- It is the duty of every partners to work honestly and faithfully and work for common benefit of all partners and firm
- It is the duty of every partners to work and make decisions within the authority
- Section 15 Subject to the contract between the partners, the property of the firm shall be held and used by the partners exclusively for the purposes of the business.
- It is the duty of every partners to maintain the financial status of the firm. –
- It is the duty of every partners to stop the leakage in firm. There should not make any secret profit,
- Section 16(a) if a partner derives any profits for himself from any transaction of the firm, or from the use of the property or business connection of the firm or the firm-name, he shall account for that profit and pay it to the firm.
- Section 16(b) if a partner carries on any business of the same nature as and competing with that of the firm, he shall account for and pay to the firm all profits made by him in that business. It is the duty of every partners to compensate on the loss and damage of firm.
→ Relation of Partners:
Partners as agents:
Every partner is an agent of the firm and his other partners for the purposes of the business of the partnership; and the acts of every partner who does any act for carrying on in the usual way business of the kind carried on by the firm of which he is a member bind the firm and his partners unless the partner so acting has in fact no authority to act for the firm in the particular matter and the person with whom he is dealing either knows that he has no authority or does not know or believe him to be a partner.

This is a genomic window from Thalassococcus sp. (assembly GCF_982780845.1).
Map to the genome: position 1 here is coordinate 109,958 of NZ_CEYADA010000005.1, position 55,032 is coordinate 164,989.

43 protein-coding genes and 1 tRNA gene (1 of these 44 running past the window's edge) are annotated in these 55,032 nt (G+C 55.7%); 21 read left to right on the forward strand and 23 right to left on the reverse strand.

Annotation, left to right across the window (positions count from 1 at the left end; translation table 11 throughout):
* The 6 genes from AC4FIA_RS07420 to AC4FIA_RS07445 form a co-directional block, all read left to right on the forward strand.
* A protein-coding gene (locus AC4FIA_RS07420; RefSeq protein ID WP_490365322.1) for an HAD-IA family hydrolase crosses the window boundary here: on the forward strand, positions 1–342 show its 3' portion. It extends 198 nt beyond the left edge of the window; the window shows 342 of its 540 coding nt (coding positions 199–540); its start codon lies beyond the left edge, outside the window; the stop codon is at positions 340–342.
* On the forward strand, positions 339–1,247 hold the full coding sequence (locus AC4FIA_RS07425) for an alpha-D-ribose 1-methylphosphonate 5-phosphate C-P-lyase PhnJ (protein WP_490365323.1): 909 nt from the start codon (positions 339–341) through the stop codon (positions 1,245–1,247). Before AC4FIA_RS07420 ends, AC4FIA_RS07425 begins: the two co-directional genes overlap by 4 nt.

→ Partners authority:
Partner can have two types of authority
- Express authority: Authority which is given by words spoken or written. The acts of the partner done under his express authority bind the firm with him. Thus even if the acts of the partner are beyond the scope of partnership business but have been given to partner by express authority then the firm is bound by all such acts.